Lenders need to monitor some missteps that could mean a possible impairment to the SBA guaranty and should be taken seriously when making, closing, and servicing an SBA loan portfolio should the lender be audited by the SBA.
Examples of critical issues that are common in a loan review are as follows:
1. Form 1050 and disbursement documentation:
SBA requires that the lender disburse the loan proceeds in accordance with the uses of proceeds stated in the Loan Authorization. In order for a lender to demonstrate its adherence to this requirement, it must control disbursement by use of joint payee checks or other means of limiting payment, and it must document its files to show that the loan funds were used for the intended purposes (e.g., pay a vendor directly from loan proceeds based on an invoice in file showing the purchase of an item authorized for payment under the Loan Authorization). Lenders must document each disbursement on an SBA loan. The lender and borrower must complete and sign Form 1050 at the time of first disbursement. If there are subsequent disbursements, the lender must document each disbursement and attach the documentation to the original Form 1050.
Inadequate equity documentation effectively compromises the full viability of the guaranty. This is a significant issue when the loan becomes an early default. SBA has provided better guidance on how to properly document a loan file for the borrower’s equity contribution; it now defines the process in three areas (equity evidence, equity source, and equity use). It is important to document the equity exactly as it is depicted in the SBA loan authorization.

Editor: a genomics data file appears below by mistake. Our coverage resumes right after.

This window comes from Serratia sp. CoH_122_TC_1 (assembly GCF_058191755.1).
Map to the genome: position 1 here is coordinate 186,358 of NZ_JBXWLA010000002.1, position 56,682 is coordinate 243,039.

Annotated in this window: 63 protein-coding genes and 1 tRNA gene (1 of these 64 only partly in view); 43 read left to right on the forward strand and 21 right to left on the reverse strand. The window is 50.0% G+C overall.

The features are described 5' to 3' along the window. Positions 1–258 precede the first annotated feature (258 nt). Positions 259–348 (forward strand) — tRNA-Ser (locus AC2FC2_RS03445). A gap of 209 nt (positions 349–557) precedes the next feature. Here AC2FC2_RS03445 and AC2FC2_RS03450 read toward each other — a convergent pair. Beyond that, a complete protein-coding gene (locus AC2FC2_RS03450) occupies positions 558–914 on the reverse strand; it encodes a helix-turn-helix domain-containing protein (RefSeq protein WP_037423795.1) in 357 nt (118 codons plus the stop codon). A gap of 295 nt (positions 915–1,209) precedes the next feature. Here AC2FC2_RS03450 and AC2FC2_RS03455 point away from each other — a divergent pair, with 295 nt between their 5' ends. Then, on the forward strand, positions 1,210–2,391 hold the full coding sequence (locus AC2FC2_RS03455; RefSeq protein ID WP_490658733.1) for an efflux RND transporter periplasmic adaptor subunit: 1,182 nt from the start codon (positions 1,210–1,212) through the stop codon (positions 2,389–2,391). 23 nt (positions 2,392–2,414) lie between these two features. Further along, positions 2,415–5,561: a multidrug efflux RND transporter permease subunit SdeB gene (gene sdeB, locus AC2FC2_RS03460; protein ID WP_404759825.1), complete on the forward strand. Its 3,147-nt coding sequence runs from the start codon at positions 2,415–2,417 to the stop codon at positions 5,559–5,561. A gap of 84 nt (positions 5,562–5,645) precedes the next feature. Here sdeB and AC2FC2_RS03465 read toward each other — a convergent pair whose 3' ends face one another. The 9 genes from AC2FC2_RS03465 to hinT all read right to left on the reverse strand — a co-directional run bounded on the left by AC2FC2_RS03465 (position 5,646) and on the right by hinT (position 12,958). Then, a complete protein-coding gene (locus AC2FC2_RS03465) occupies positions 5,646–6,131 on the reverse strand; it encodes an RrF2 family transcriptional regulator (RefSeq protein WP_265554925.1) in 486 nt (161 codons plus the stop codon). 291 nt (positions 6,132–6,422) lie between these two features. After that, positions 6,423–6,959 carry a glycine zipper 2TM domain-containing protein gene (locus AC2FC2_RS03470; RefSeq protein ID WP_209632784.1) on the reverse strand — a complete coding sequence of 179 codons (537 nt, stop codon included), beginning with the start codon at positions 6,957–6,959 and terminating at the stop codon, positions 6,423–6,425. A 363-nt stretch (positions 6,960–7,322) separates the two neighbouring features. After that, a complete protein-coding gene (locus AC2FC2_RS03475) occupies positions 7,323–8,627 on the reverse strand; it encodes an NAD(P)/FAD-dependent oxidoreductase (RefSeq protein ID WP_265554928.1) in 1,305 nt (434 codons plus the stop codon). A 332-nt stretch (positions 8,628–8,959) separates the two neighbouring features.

3. Verification of financial information:
SBA requires that lenders obtain and review IRS tax transcripts to verify borrowers’ financial information. Also, when loan proceeds will be used to purchase an existing business and prior income is being used to support the selling price, the lender must verify the sellers’ financial information by obtaining IRS tax transcripts. The lender should document that any issues found in the verification process should be explained and resolved before loan disbursement. If the issues are not resolved, the lender should not disburse until SBA approval has been provided.